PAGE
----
With every step of lifesaving progress we make in sheltering, new opportunities open up and new challenges emerge. In the decade since “capacity for care” was first introduced as a formal concept, we’ve come to recognize the extraordinary impact this management model can have on lifesaving success and staff morale as well as animal health and welfare. At the same time, our field has witnessed dramatic changes in the type and number of animals entering shelters and their pathways out alive. One needs to look only at the “million cat counter,” now well past two million more lives saved, to recognize this truth. Whether incorporating return-to-field into shelter pathway planning, accommodating transport programs spanning long distances, or accounting for an increasingly needy mix of animals admitted to the shelter, we need updated models to measure and manage our populations, identify housing and staffing needs, tell our story to stakeholders, and set our goals for the future. In this presentation, we’ll examine how “capacity for care” has evolved in this new, complex environment and how you can use this standard to sustain success through the next chapter.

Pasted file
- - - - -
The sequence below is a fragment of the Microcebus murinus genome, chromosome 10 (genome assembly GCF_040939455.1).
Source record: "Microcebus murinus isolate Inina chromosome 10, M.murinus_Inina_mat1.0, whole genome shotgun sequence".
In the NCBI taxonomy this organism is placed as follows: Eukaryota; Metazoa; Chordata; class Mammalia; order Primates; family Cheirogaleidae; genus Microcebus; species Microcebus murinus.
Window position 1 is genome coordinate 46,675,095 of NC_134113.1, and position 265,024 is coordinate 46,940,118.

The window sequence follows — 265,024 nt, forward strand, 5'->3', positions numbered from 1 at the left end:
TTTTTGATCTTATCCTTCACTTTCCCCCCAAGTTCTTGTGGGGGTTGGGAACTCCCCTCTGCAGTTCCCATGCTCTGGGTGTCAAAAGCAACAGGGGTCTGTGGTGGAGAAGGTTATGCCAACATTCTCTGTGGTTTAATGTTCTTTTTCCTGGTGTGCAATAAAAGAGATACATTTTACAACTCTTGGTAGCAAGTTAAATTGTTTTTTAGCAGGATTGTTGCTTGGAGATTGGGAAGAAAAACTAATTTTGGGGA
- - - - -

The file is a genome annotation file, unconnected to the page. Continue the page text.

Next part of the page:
This program has been approved for 1.5 hours of continuing education credit for both veterinarians and veterinary technicians in jurisdictions which recognize RACE approval.
This program has been approved for 1.5 hours of continuing education credit for NACA members.
- Kate Hurley, DVM, MPVM, PhD | Director, UC Davis Koret Shelter Medicine Program and Million Cat Challenge Co-Founder
Thursday, May 7 | 3:45 to 5:15pm Shelter Operations Advanced